Being on time
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Teaching has forced me to try to make it a habit to be prompt. You have to be in the classroom before students arrive, or at least before the “invisible” checker comes to see if you are there at least 15 minutes before official time, otherwise you’d be marked absent and not get your pay for the day.
When students don’t arrive after 15 minutes, and the checker sees an empty classroom, he or she may interpret it as “no class”. So you are forced to become a stickler for punctuality, demanding that students come on the dot. Soon, the nice and tolerant professor that students love evolves into a strict clock-conscious record-keeper.
But making sure you get there on time slowly becomes a mental habit. You skip the night life, sleep next to an alarm clock, eat little, take the early commute, and walk like you’re running. You become good at joining the rat race.
When we used to live in Lapu-Lapu city, I found that the traffic jam at the Mandaue-Mactan bridge made it impossible for me to reach the university on time, so I shifted to riding a bike. I would take my bike with me when I’d board the World War II landing craft that ferries people across the Mactan Channel.
Then from the small wharf in Mandaue, I’d pedal past more traffic jams to school. It took me only 30 minutes what could reach more than one hour if I were to take a jeepney on my way to work. I told my students that they could do the same, that sometimes the best solution to a complicated problem is the simplest one.
But where everyone is tardy, promptness may actually put you in inconvenient situations. Once, I came to a friend’s wedding about five minutes before the time only to find out less than ten people were in the church, among them the anxious groom. It took almost another hour for the wedding to start. Even the priest came late.
Such is “Filipino time”. Lonely Planet warns travelers to Philippines of the need to adjust to our shameful culture of tardiness: “Don’t be punctual if you’re invited to a social occasion! Turn up at least thirty minutes after the arranged time if you want to be a really polite guest.”
It turned out that I was actually not being too polite by showing up early on my friend’s wedding day. The late Tito Cuevas, who used to manage an airline company before he quit the job to become a painter, was known for being a stickler for punctuality, a rare quality among artists.
He had developed the habit of making sure workers do things as scheduled, that planes arrive and leave on time, so it became part of his lifestyle. He always showed up early when invited but was also notorious for walking out when things failed to start on time.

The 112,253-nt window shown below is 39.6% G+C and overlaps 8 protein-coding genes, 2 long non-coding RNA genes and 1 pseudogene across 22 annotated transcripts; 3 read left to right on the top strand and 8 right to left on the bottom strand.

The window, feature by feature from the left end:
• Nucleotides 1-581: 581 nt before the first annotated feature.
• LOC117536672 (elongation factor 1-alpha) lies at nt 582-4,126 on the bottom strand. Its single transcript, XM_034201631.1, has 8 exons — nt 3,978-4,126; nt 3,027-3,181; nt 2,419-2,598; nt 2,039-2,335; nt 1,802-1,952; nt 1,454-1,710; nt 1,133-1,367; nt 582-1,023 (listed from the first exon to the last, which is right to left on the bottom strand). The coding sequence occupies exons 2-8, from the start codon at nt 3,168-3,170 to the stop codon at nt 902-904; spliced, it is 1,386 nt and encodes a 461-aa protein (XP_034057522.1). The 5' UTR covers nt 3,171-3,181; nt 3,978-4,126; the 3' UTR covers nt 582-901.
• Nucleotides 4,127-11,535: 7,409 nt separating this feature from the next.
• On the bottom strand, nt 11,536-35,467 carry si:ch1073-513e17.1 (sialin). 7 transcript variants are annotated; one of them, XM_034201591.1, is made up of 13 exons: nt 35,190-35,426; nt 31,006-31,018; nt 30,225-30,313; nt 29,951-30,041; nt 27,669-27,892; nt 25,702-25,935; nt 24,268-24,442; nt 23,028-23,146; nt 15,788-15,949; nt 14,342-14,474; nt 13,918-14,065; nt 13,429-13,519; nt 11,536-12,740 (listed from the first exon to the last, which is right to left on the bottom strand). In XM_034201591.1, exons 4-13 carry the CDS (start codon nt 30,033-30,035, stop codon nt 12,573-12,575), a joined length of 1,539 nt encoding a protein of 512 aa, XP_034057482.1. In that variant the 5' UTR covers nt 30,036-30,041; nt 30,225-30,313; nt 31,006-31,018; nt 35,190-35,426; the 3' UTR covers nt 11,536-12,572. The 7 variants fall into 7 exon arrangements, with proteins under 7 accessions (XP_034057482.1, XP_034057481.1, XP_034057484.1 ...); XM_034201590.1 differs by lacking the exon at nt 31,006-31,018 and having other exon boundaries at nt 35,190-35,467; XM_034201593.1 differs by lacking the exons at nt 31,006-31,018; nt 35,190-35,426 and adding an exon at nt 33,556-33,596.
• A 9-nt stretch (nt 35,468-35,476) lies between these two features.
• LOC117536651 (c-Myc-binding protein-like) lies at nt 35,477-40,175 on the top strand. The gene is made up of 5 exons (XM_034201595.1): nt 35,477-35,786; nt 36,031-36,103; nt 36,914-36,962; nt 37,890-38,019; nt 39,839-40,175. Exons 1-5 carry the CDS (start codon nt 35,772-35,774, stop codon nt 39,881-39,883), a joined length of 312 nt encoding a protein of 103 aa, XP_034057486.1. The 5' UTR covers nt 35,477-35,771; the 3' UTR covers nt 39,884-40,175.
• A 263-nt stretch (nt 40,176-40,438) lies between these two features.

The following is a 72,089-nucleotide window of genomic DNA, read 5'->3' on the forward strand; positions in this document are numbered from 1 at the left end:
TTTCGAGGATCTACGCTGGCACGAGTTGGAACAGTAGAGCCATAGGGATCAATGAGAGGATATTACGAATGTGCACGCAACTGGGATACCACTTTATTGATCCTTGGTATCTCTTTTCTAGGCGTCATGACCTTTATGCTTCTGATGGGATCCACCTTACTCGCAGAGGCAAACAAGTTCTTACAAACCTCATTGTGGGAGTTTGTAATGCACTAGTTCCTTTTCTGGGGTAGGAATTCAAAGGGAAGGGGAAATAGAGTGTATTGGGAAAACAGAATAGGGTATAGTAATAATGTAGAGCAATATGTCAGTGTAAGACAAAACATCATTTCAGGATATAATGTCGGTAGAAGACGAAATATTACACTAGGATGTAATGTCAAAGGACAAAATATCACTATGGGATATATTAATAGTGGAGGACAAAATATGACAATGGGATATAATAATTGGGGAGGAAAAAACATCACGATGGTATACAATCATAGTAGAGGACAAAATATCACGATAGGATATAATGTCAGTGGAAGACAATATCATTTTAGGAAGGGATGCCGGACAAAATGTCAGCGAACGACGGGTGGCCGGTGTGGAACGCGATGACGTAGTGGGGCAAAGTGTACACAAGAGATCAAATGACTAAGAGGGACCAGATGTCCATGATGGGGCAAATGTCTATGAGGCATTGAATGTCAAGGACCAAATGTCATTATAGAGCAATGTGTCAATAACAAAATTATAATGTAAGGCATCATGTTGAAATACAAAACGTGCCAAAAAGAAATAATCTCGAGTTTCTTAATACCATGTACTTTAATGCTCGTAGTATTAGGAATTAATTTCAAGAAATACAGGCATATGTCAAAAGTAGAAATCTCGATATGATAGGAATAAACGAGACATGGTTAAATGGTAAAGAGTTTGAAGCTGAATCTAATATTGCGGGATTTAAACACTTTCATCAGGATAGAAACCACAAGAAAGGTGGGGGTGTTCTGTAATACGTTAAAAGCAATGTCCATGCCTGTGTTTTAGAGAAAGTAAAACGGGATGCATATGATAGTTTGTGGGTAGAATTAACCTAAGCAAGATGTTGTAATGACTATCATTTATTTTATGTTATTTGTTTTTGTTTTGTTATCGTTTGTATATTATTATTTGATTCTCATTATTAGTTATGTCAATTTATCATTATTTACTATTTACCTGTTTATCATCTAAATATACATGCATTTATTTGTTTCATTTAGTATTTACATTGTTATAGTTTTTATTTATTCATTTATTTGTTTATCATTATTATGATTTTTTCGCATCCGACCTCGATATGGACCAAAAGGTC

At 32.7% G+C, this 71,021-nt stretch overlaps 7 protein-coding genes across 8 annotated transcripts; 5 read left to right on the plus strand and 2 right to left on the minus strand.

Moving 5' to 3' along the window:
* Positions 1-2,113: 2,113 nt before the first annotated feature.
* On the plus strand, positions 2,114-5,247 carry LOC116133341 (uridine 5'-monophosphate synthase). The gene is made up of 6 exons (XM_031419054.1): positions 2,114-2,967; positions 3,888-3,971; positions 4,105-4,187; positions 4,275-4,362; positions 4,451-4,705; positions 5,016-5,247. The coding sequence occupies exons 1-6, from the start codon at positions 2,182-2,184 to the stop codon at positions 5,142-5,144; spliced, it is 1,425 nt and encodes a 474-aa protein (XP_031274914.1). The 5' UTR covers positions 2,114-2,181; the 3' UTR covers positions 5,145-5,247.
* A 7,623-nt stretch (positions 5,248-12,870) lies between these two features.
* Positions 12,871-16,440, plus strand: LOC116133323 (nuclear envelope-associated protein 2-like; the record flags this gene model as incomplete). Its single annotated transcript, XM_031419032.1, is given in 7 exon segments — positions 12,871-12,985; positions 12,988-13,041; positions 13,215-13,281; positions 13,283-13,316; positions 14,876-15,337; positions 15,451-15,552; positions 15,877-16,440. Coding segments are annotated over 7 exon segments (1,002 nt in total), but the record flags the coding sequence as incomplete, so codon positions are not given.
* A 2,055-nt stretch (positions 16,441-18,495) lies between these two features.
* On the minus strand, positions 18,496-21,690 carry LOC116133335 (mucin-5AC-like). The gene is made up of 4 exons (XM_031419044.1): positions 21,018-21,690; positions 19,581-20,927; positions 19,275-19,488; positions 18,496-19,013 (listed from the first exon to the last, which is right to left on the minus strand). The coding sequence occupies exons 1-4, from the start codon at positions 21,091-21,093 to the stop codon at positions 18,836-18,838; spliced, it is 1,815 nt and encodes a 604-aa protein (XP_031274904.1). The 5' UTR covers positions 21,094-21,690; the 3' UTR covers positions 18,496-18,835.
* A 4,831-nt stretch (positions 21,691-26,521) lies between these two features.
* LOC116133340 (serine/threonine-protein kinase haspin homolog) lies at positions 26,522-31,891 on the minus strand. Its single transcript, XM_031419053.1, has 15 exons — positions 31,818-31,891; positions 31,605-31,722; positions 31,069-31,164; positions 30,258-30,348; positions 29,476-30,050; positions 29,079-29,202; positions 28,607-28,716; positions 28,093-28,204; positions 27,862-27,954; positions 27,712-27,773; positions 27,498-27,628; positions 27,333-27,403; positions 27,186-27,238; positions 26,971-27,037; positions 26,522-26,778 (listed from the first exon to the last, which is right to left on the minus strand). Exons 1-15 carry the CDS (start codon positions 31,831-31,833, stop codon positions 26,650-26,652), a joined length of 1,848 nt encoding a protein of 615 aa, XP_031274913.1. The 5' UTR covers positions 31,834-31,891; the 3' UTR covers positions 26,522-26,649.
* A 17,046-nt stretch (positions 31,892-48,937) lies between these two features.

Tito would never buy the idea of Filipino time. He thinks our inability to stick to work schedules is making us less productive. And artists are not exempt. The bulk of his own work would show how strictly he would maximize his own time to make art. Unfortunately, he succumbed to cancer last year, a rather untimely passing.
Recently, Sen. Miriam Santiago proposed that government clocks be synchronized as a way to start a culture of promptness, first in the bureaucracy and then, hopefully, the citizenry. Such efforts replicate what other countries also notorious for tardiness have done in the past. Ecuador synchronized clocks in 2004, with President Lucio Guttierez, himself notorious for tardiness, promising his participation in the national campaign for promptness through his spokesman who arrived at the TV studio several minutes late as expected.
Cultures are said to be distinguished between those that live on “event time” and “clock time”, with the latter being more likely to succeed economically. One may think that promptness has to do with education and breeding, yet in cultures of tardiness, such as Ecuador, the Philippines and Indonesia, the rich tend to develop the habit of making what we call a “dramatic entrance” or coming in late to show privilege.
“Lateness can be a way for the rich and powerful to assert themselves, to show how much more valuable their time is,” says James Surowiecki of The New Yorker writing about “Ecuadorian time”. “In a country where everyone is late, it becomes rational to be late. There’s no point in getting to a meeting on time if no one is going to be there. Tardiness feeds on itself, creating a vicious cycle of mañana, mañana.”
We Filipinos are quick to blame the Spanish siesta habit for why we dawdle if we don’t simply admit that maybe we just tend to have more night life or parties to attend the night before. Or perhaps, it’s our jeepney culture or the lack of a train system that runs on clockwork.
But cultures, as Ecuador shows, could change, according to Surowiecki. “By taking on tardiness Ecuador citizens are telling us something else: culture is what you do, not who you are. It’s about time, too.”
The introduction of a local bus rapid system that hopefully works on strict schedules and the synchronization of government clocks are significant steps toward changing Filipino time. It’s long overdue but it’s better late than never.
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